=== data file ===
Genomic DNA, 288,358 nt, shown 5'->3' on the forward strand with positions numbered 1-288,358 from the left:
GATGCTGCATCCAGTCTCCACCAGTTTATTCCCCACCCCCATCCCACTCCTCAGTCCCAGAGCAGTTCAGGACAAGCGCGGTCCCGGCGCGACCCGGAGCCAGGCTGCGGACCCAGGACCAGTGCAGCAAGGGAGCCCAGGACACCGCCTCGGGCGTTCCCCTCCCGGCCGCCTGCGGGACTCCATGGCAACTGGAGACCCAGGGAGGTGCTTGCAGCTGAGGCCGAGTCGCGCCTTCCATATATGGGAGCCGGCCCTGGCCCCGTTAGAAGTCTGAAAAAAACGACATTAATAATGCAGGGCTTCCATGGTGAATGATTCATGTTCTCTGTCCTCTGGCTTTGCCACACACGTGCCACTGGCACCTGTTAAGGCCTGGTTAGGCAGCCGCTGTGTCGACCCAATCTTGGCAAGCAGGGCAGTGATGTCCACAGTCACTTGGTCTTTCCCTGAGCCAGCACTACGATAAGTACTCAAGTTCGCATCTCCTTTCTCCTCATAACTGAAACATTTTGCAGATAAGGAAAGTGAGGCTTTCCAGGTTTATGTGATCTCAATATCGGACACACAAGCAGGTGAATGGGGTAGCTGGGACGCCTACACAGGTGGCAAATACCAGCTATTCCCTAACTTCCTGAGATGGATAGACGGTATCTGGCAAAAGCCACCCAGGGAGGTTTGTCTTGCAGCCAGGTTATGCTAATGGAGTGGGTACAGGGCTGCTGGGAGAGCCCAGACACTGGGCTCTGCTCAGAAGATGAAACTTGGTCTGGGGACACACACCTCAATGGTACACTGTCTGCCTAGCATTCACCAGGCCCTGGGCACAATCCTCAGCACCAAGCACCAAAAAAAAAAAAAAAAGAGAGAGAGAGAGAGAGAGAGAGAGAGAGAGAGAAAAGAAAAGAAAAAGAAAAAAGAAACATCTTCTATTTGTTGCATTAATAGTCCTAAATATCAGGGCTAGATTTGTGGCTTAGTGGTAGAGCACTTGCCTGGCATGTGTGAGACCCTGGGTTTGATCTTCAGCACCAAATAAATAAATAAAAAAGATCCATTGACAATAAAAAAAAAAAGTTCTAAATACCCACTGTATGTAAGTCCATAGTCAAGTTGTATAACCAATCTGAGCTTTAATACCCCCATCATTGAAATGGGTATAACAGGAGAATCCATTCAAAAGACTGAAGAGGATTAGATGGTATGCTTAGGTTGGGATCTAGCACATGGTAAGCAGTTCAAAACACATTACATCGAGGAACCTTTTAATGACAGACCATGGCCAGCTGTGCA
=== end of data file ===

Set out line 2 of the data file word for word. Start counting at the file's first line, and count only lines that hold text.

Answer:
GATGCTGCATCCAGTCTCCACCAGTTTATTCCCCACCCCCATCCCACTCCTCAGTCCCAGAGCAGTTCAGGACAAGCGCGGTCCCGGCGCGACCCGGAGCCAGGCTGCGGACCCAGGACCAGTGCAGCAAGGGAGCCCAGGACACCGCCTCGGGCGTTCCCCTCCCGGCCGCCTGCGGGACTCCATGGCAACTGGAGACCCAGGGAGGTGCTTGCAGCTGAGGCCGAGTCGCGCCTTCCATATATGGGAGCCGGCCCTGGCCCCGTTAGAAGTCTGAAAAAAACGACATTAATAATGCAGGGCTTCCATGGTGAATGATTCATGTTCTCTGTCCTCTGGCTTTGCCACACACGTGCCACTGGCACCTGTTAAGGCCTGGTTAGGCAGCCGCTGTGTCGACCCAATCTTGGCAAGCAGGGCAGTGATGTCCACAGTCACTTGGTCTTTCCCTGAGCCAGCACTACGATAAGTACTCAAGTTCGCATCTCCTTTCTCCTCATAACTGAAACATTTTGCAGATAAGGAAAGTGAGGCTTTCCAGGTTTATGTGATCTCAATATCGGACACACAAGCAGGTGAATGGGGTAGCTGGGACGCCTACACAGGTGGCAAATACCAGCTATTCCCTAACTTCCTGAGATGGATAGACGGTATCTGGCAAAAGCCACCCAGGGAGGTTTGTCTTGCAGCCAGGTTATGCTAATGGAGTGGGTACAGGGCTGCTGGGAGAGCCCAGACACTGGGCTCTGCTCAGAAGATGAAACTTGGTCTGGGGACACACACCTCAATGGTACACTGTCTGCCTAGCATTCACCAGGCCCTGGGCACAATCCTCAGCACCAAGCACCAAAAAAAAAAAAAAAAGAGAGAGAGAGAGAGAGAGAGAGAGAGAGAGAGAAAAGAAAAGAAAAAGAAAAAAGAAACATCTTCTATTTGTTGCATTAATAGTCCTAAATATCAGGGCTAGATTTGTGGCTTAGTGGTAGAGCACTTGCCTGGCATGTGTGAGACCCTGGGTTTGATCTTCAGCACCAAATAAATAAATAAAAAAGATCCATTGACAATAAAAAAAAAAAGTTCTAAATACCCACTGTATGTAAGTCCATAGTCAAGTTGTATAACCAATCTGAGCTTTAATACCCCCATCATTGAAATGGGTATAACAGGAGAATCCATTCAAAAGACTGAAGAGGATTAGATGGTATGCTTAGGTTGGGATCTAGCACATGGTAAGCAGTTCAAAACACATTACATCGAGGAACCTTTTAATGACAGACCATGGCCAGCTGTGCA